There is something very wrong with Jeff Bloch. “I always get asked what drugs I’m on. I’ve never done drugs. I just have a very creative brain that won’t turn off. I look at objects and see potential ways to transform them into things I personally would find more fun or interesting.”
Well then, here are a few things that Jeff finds fun and interesting: a plane that’s a racing car, a helicopter that’s a racing car, a pop-up camping trailer... that’s a racing car, a Camaro that drives upside down, a Honda Accordion – bellows and all, a faithful tribute to the Griswold family trickster, and a VW microbus rolled over on its side, which – you guessed it – is a racing car.
The 24 Hours of LeMons is a crap-can crucible of really terrible, stupid, absolutely wonderful ideas, and Jeff Bloch seems to be the Leonardo diDemented of the bunch. Better known as Speedycop (he’s a straight-laced and committed police officer by day), he’s been involved with the LeMons budget-racing phenomenon for nearly a decade now. His team is known as the Gang of Outlaws.
Recently, Bloch’s amphibious helicopter caught on fire while driving to an appearance on a local radio show. Because the words “amphibious,” “helicopter,” and “driving” rarely appear in the same sentence, it seemed like as good a time as any to take a look at some of the Speedycop crew’s crazier creations.
The first of the more famous builds, the Upside-Down Camaro (or UDC for short), is a fourth-generation car, taken apart into panels and assembled around a compact Ford.
“Getting the Camaro shell rebuilt upside down was tough. Having all the panels line up on a framework that still cleared the Festiva underneath, and was sturdy enough to race, wasn’t easy.”
Too bad Bloch’s neighbours don’t seem to appreciate the effort. When he briefly left it outside on the driveway, a huffy letter arrived from his local home owner’s association. One man’s upside-down race car is another man’s eyesore.
Spirit of LeMons
Built on the bones of a late-80s Toyota van, the Spirit of LeMons is a kinda-sorta tribute to Charles Lindbergh’s historic cross-Atlantic machine. Assembled from a 1956 Cessna 310, this one’s a stalwart of the Speedycop fleet, and sees plenty of use.
“I’ll continue to drive it on the street, autocross it, show it, and enjoy being the only guy with a Cessna racecarplane.”
Racecarplane. It’s a thing.
Inspired by a joke in the back pages of Motor Trend, the Honda Accordion is a pun come to life. And, like most puns, it was a bit groan-worthy.
“Toughest part of that build was getting the 2.5-inch square tubing in the front, and 2-inch square tubing in the rear perfectly aligned, so that it could telescope in the middle. If they weren’t perfect, it wouldn’t be able to slide open and closed.”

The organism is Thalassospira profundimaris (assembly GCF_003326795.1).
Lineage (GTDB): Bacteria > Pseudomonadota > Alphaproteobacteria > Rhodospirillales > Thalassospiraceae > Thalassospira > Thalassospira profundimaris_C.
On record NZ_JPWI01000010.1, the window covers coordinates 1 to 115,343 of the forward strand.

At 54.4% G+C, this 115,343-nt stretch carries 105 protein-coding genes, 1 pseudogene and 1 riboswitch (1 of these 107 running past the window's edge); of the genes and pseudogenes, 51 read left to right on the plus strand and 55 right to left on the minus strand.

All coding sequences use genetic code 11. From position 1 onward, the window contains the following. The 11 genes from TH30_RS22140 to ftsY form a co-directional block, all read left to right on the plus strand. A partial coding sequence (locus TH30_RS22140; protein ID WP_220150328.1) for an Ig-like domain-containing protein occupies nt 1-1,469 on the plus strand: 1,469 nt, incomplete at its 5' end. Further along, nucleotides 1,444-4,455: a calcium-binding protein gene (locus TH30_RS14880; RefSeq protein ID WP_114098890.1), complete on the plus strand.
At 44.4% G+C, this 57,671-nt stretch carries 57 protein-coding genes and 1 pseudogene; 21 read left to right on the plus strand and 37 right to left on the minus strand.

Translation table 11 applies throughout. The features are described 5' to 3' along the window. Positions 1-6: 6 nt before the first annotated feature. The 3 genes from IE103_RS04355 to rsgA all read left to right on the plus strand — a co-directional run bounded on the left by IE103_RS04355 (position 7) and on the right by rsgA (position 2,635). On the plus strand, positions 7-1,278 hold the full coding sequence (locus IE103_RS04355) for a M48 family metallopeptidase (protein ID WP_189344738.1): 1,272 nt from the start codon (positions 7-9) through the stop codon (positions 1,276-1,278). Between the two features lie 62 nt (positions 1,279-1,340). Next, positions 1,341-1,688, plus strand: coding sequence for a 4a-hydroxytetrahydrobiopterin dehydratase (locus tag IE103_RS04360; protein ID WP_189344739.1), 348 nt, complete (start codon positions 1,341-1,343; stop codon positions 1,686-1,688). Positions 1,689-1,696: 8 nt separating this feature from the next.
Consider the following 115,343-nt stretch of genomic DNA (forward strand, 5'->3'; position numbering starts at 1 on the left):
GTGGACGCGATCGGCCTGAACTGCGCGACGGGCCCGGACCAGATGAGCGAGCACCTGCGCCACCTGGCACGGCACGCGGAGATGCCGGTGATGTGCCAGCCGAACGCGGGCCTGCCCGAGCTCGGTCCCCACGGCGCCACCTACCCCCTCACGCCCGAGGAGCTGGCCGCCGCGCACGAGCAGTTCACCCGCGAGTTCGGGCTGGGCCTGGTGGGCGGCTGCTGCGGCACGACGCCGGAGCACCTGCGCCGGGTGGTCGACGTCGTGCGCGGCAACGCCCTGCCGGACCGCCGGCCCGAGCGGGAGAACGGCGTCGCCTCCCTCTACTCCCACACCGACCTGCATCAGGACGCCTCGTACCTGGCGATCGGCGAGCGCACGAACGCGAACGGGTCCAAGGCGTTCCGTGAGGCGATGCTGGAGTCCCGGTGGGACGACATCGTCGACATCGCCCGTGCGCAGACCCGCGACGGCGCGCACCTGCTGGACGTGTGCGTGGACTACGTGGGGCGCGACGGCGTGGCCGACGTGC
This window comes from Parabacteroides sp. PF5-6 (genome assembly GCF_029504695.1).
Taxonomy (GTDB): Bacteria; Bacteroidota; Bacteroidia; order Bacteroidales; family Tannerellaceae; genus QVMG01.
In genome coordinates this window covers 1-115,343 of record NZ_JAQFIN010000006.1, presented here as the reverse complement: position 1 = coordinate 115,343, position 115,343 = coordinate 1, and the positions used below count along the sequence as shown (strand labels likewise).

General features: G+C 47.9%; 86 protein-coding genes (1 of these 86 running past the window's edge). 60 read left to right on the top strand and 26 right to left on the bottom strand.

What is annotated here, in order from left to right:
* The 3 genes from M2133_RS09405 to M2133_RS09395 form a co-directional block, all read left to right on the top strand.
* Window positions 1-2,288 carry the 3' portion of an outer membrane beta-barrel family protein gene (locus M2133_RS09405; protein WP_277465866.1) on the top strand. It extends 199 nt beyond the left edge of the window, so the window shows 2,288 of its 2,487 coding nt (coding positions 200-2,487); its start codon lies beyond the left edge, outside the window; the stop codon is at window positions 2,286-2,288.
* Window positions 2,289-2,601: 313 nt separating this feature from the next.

The team persevered, and Honda polka music was born.
Trippy Tippy Hippy Van
Far-out cousin to the Upside-Down Camaro, this hippy van looks like it hit the bong a few too many times and, like, had to lie down for a nap, maaan.
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“The Trippy Tippy Hippy Van was harder to build than the UDC, due to visibility issues. I used one-way vinyl on the roof and undercarriage to be able to see out of the left and right sides, and another one-way panel in the nose to see forwards. We built it in less than a month, which is impressive considering easily a thousand hours of volunteer labour built it in that short time.
“For a sideways vehicle to work, you pretty much have to use a van, and I needed a van with a very iconic appeal. The classic VW camper van offered iconic looks, and also the extra few inches of roof height needed to hide the small VW Rabbit inside. I had a Festiva that would have worked (same model the UDC sits on), but a Ford-based VW would have lost some appeal to VW enthusiasts,” he noted.
“These vans have a cult-like following, and I wanted to garner their interest internationally. Instead, I used an ’88 Rabbit. It worked, because there has been a huge, viral response to this thing globally.”
“[A helicopter] seemed a natural successor to the plane to me, but it was a nightmare build. It fought us every step of the way. I had to over-engineer it, of course, by making it not only amphibious, but also powering the boat prop and the wheels with the same Audi Quattro drivetrain, It wound up being a beautifully engineered and packaged vehicle, until it broke. Then, it was almost impossible to repair, and a simple engine swap became a three-day ordeal. And the Audi 3.0 30V setup, although initially cheap ($500 donor car), proved just as unreliable as its reputation had indicated it would be,” he lamented.
“Two hundred and twenty horsepower in a compact, lightweight V6 package sounds great, but the motor grenaded after two laps on track, and the transmission started slipping after just a few hundred street miles on the LeMons Rally. We trailered it through the mountains of West Virginia and Tennessee, got a trans flush at a Ford dealer (which left the employees incredulous), and limped it, slipping often, all the way to Barber Motorsports Park in Alabama.”
Regrettably, the ’copter is no longer with us after that ill-fated fire on the road to Philadelphia. Luckily, no one was injured, so the crew is now ready to tackle...
Unnamed Crazy Train Project
“I have far too many bad ideas, and far too little time and money. We’re hoping to work out a TV show deal with one of the production studios I’m talking to, and start building more frequently. Next up, we’re planning a steam-train-style race car for LeMons. They will not allow steam power, but the look could certainly be attained...”
It certainly could, though not easily, and not by a normal bunch of people. Happily, Speedycop and his crew of mad scientists aren’t interested in normal, not one bit. There’s something very wrong with all of them, and I mean that in the best way possible.